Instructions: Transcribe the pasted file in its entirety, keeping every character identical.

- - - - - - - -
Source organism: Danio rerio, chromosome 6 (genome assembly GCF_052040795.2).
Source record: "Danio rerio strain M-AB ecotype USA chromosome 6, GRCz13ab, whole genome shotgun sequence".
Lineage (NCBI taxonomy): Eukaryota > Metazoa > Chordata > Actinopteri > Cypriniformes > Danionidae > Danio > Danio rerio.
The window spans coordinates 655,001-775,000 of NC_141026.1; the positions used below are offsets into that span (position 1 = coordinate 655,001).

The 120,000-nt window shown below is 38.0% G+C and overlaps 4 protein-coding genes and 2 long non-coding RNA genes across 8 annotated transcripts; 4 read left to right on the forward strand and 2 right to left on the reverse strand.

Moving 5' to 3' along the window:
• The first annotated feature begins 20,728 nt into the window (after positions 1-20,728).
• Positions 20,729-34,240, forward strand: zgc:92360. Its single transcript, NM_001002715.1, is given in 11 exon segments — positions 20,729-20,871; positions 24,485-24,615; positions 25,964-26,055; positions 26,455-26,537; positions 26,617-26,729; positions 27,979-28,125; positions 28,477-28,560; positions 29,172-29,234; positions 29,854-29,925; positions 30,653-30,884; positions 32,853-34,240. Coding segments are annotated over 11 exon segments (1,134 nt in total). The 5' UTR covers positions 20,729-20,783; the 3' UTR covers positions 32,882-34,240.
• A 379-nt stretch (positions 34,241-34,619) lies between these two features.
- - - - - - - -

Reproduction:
Source organism: Danio rerio, chromosome 6 (genome assembly GCF_052040795.2).
Source record: "Danio rerio strain M-AB ecotype USA chromosome 6, GRCz13ab, whole genome shotgun sequence".
Lineage (NCBI taxonomy): Eukaryota > Metazoa > Chordata > Actinopteri > Cypriniformes > Danionidae > Danio > Danio rerio.
The window spans coordinates 655,001-775,000 of NC_141026.1; the positions used below are offsets into that span (position 1 = coordinate 655,001).

The 120,000-nt window shown below is 38.0% G+C and overlaps 4 protein-coding genes and 2 long non-coding RNA genes across 8 annotated transcripts; 4 read left to right on the forward strand and 2 right to left on the reverse strand.

Moving 5' to 3' along the window:
• The first annotated feature begins 20,728 nt into the window (after positions 1-20,728).
• Positions 20,729-34,240, forward strand: zgc:92360. Its single transcript, NM_001002715.1, is given in 11 exon segments — positions 20,729-20,871; positions 24,485-24,615; positions 25,964-26,055; positions 26,455-26,537; positions 26,617-26,729; positions 27,979-28,125; positions 28,477-28,560; positions 29,172-29,234; positions 29,854-29,925; positions 30,653-30,884; positions 32,853-34,240. Coding segments are annotated over 11 exon segments (1,134 nt in total). The 5' UTR covers positions 20,729-20,783; the 3' UTR covers positions 32,882-34,240.
• A 379-nt stretch (positions 34,241-34,619) lies between these two features.